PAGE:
A stylistic study of characterisation in Phiri's ticklish sensation: a systematic functional perspective.

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Kapau, Humphrey M.
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The University of Zambia
This study examined characterisation in Phiri’s Ticklish Sensation from a Systemic-Functional perspective. Specifically, the study sought to identify process-types attributed to major and minor characters; identify transitivity patterns embedded in process-types attributed to major and minor characters; and to establish the stylistic significance of the identified transitivity patterns in the characterisation of each major and minor character in the novel. The present study was framed under the methodological framework of stylistics within which a descriptive research design was employed. Within the descriptive research design, qualitative approach – complemented by quantitative approach – was used. Summative and directed content analysis was used within the qualitative approach while descriptive statistics was used in the quantitative approach. A diary and a notebook were used as data collection aids because data was collected from published material consisting of the novel entitled Ticklish Sensation. The data collection procedure proceeded as follows: having read the novel, major and minor characters were identified and the clauses embedding the identified characters were equally identified and isolated. The clauses associated to each character were later typed in Microsoft Excel according to process-types pending a transitivity analysis. Data analysis drew on Halliday (1971) and Simpson (2004)’s notions of transitivity profile and involved establishing the stylistic significance of the identified transitivity patterns in the characterisation of each major and minor character. Descriptive statistics was employed to support the qualitative discussion on characterisation of major and minor characters in Ticklish Sensation. Samples of analyses were later given to two lecturers from literature section of the Department of Literature and Languages of the University of Zambia for verification after explaining to them the coding scheme and the transitivity model. The study reveals that all characters have Material Processes (MaPs), Mental Processes (MePs), Relational Processes (RePs), Verbal Processes (VePs) and Behavioural Processes (BePs). However, all characters lack Existential Processes (ExPs), except for Kinki. Some of the transitivity patterns that the findings establish are: verbs of action and constant thematic progression. The findings also reveal that transitivity patterns serve different stylistic purposes in the characterisation of characters. The implication of the findings is that transitivity patterns enhance characterisation and that the transitivity model can exhume aspects of characterisation in a literary work. Therefore, the study recommends that secondary school teachers and college and university lecturers should apply the transitivity model as a tool in addressing characterisation in literary works. In addition, it recommends that future studies should apply the transitivity model on other Zambian literary works so as to offer insights on whether transitivity patterning for males as central characters is identical to that where females are central characters; and whether transitivity patterning in a short story could be similar to that in a novel.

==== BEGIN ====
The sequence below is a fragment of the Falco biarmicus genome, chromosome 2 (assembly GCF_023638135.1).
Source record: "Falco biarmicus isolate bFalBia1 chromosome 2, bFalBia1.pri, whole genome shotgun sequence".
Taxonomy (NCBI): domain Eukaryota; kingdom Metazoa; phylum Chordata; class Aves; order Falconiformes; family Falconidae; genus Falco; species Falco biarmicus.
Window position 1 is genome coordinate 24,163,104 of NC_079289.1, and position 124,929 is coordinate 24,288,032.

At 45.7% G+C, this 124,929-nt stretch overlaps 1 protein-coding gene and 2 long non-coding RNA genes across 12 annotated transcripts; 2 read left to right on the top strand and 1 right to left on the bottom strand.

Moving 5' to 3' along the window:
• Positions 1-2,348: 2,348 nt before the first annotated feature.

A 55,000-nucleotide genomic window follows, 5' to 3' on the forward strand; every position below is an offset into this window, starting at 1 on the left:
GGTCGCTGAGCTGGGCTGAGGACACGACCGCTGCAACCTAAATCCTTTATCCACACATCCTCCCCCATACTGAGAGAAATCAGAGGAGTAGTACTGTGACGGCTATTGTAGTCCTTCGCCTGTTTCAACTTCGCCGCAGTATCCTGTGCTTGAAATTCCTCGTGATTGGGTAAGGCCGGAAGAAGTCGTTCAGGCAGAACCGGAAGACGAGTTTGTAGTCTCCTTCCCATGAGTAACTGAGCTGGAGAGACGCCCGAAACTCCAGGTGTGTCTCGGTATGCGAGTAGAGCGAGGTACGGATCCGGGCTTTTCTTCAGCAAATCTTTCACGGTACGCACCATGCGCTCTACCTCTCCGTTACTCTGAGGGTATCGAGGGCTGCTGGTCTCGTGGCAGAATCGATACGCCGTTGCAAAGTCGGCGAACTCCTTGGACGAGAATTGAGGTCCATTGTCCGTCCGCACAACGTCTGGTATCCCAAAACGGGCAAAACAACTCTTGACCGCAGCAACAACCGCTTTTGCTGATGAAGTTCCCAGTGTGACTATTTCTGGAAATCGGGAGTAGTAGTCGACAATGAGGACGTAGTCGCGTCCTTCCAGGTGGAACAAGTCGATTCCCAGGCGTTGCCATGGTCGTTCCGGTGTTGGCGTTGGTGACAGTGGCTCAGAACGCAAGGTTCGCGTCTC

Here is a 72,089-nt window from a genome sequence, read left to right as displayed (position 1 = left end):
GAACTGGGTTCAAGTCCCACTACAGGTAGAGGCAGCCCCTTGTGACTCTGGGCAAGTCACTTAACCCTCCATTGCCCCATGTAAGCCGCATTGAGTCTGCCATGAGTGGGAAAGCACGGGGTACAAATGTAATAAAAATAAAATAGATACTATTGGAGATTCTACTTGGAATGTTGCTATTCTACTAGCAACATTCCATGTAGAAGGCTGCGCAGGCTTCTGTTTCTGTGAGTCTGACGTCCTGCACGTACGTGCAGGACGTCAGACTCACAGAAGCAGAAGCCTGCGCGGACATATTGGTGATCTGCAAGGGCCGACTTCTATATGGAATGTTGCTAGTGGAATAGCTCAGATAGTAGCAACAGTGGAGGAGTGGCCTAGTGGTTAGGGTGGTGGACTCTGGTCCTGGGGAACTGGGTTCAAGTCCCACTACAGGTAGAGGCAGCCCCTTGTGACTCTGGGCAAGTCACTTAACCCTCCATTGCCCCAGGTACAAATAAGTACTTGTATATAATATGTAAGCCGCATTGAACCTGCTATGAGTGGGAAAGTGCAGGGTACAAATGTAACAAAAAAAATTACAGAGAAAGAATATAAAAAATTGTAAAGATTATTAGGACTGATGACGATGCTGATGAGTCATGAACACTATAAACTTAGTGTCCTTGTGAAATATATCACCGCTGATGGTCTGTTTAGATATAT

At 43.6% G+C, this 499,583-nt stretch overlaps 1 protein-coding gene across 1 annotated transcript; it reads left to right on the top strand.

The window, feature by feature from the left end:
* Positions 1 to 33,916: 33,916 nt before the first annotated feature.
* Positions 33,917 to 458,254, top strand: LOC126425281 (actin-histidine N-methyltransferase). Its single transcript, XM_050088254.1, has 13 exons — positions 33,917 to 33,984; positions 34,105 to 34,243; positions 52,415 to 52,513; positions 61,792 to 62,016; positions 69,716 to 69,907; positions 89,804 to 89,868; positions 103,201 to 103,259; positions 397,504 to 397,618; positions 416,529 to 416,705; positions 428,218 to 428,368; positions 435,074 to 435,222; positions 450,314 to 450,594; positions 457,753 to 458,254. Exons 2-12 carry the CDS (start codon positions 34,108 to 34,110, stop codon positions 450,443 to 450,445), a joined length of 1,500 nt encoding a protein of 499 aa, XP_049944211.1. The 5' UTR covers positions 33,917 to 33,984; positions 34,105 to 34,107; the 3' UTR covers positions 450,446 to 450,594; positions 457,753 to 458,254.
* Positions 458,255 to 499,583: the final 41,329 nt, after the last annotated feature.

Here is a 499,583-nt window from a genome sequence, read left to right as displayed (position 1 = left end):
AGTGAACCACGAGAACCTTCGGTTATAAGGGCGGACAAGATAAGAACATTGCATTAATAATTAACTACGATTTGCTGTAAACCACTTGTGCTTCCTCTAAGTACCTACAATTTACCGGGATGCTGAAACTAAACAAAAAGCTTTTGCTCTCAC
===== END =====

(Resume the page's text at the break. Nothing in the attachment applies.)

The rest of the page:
Systemic functional grammar. , Language acquisition.